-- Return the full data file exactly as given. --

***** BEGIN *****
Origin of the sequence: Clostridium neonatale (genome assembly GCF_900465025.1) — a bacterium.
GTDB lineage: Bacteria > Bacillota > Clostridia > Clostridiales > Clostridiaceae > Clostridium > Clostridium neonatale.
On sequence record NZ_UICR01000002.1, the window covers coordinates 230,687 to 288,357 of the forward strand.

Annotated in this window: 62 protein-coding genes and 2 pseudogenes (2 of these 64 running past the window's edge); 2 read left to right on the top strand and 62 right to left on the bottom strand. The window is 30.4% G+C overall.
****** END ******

Origin of the sequence: Clostridium neonatale (genome assembly GCF_900465025.1) — a bacterium.
GTDB lineage: Bacteria > Bacillota > Clostridia > Clostridiales > Clostridiaceae > Clostridium > Clostridium neonatale.
On sequence record NZ_UICR01000002.1, the window covers coordinates 230,687 to 288,357 of the forward strand.

Annotated in this window: 62 protein-coding genes and 2 pseudogenes (2 of these 64 running past the window's edge); 2 read left to right on the top strand and 62 right to left on the bottom strand. The window is 30.4% G+C overall.